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ARTICLES BY DATE
NEWS
February 16, 2015 | By Ilene Raymond Rush, For The Inquirer
Can a modified vegan diet - heavy on tofu, whole grains, fruits, and vegetables, and low on saturated and trans fats - significantly help with heart disease? It's a question that Robert Fischer, head of the division of infectious diseases at Einstein Medical Center, considered last October, after his second coronary event in 61/2 years. On the surface, Fischer, 65, of Elkins Park, appears to be an unlikely candidate for heart disease. He exhibits none of the usual risk factors.
NEWS
March 7, 2014
M AX PERELMAN, 37, of East Falls, is co-founder and head of business development for Philly start-up Biomeme. Backed by DreamIt Ventures, Biomeme has a device that will turn your smartphone into a mobile DNA-replicating machine to help point-of-care clinicians quickly diagnose and track infectious diseases. Other co-founders are Jesse vanWestrienen, 30, of Old City, and Marc DeJohn, 44, of East Falls. Q: How did you come up with the idea for Biomeme? A: Marc and Jesse have backgrounds in bioscience and engineering and had been working on a mobile-diagnostics device.
NEWS
November 13, 2013 | By Melanie Burney, Inquirer Staff Writer
PRINCETON Princeton University has been hit with its seventh case of meningitis since an outbreak that began last spring, a university spokesman said Monday. The latest case was reported over the weekend, when a male student became acutely ill and underwent treatment at the campus health center, spokesman Martin A. Mbugua said. The student was later taken to a local hospital, where meningitis was diagnosed early Sunday, Mbugua said. The student remained in the hospital Monday. Health officials are conducting tests to determine whether the student has type B meningococcal bacteria, the type contracted by six other Princeton students this year.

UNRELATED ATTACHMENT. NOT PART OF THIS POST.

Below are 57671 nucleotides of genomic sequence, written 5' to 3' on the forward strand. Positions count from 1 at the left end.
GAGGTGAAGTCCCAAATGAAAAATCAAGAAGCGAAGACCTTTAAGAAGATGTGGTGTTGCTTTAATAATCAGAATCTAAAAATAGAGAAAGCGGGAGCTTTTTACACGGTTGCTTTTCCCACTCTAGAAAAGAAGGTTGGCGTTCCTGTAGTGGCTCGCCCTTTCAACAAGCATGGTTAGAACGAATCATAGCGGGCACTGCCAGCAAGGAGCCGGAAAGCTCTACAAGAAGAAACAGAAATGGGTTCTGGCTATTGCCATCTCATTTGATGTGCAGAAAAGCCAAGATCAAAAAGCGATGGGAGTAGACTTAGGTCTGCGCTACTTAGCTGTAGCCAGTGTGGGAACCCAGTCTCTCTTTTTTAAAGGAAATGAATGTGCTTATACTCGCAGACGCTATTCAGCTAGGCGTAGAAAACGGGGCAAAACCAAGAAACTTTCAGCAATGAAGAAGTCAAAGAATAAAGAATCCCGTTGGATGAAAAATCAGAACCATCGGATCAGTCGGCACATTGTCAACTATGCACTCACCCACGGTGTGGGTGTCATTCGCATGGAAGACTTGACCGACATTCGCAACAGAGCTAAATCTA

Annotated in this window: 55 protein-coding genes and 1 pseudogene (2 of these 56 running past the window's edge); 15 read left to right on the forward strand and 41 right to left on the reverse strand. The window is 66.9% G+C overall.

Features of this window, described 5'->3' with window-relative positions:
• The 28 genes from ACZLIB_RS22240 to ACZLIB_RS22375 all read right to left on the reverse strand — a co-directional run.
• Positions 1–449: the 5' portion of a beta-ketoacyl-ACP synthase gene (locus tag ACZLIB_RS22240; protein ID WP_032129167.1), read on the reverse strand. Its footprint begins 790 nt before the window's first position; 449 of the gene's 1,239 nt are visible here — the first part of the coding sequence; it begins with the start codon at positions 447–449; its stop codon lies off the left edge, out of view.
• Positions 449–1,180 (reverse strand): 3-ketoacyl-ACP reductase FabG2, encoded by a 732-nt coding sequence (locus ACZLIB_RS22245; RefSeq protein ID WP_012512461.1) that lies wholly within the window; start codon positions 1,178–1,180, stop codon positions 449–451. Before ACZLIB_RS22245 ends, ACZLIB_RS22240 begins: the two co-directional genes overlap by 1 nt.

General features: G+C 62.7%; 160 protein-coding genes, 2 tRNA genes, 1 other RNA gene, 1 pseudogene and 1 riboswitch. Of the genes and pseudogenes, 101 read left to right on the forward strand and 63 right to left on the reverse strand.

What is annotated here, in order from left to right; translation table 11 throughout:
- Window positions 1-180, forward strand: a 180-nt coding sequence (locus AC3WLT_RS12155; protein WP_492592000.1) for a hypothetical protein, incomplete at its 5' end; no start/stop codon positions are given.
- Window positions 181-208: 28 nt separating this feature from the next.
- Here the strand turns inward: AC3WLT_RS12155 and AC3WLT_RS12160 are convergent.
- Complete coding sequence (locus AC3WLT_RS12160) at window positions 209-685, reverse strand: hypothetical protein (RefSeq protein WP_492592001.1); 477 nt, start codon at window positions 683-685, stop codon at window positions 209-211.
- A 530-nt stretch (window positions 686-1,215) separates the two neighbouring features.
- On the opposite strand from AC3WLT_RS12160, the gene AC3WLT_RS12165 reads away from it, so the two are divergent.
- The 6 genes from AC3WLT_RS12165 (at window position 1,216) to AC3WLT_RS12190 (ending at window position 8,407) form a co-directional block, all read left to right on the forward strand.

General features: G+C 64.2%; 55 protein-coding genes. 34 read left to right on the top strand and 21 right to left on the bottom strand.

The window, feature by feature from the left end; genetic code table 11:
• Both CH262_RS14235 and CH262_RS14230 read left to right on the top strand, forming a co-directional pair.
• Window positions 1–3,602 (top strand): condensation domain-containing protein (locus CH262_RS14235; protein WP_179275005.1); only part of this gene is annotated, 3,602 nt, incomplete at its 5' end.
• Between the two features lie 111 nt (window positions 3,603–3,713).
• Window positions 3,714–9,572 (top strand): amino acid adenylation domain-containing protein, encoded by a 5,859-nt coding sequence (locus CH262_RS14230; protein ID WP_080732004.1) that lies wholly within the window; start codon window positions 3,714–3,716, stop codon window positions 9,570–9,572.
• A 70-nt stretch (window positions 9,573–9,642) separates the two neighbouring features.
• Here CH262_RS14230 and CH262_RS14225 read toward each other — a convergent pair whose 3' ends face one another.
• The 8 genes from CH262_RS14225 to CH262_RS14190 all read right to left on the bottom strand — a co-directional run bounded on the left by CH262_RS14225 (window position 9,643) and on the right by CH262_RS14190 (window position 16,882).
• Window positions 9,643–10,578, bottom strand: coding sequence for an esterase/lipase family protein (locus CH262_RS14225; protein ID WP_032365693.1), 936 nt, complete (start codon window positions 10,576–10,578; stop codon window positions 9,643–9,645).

NEWS
July 28, 2013
The number of teenage girls in the United States vaccinated against human papillomavirus, a sexually transmitted infection that can cause cervical cancer, has not risen, though the shot can dramatically reduce the risk of the virus. Vaccinations among 13- to 17-year-old girls remained unchanged last year from 2011, according to the Centers for Disease Control and Prevention. Fifty-four percent of the teenagers received one dose of HPV vaccine and 33 percent got all three prescribed doses, the CDC reported.
NEWS
June 13, 2013 | BY SOLOMON LEACH, Daily News Staff Writer leachs@phillynews.com, 215-854-5903
ALTHOUGH RELIGIOUS freedom is protected under the First Amendment, prosecutors say the law can get involved if there is reason to believe a child is in danger due to lack of medical care. "If the police come or if somebody calls the police and they see something, just like child abuse, anything like that would be investigated or looked at or somebody could intercede," said Assistant District Attorney Joanne Pescatore, who is prosecuting Herbert and Catherine Schaible for a second time.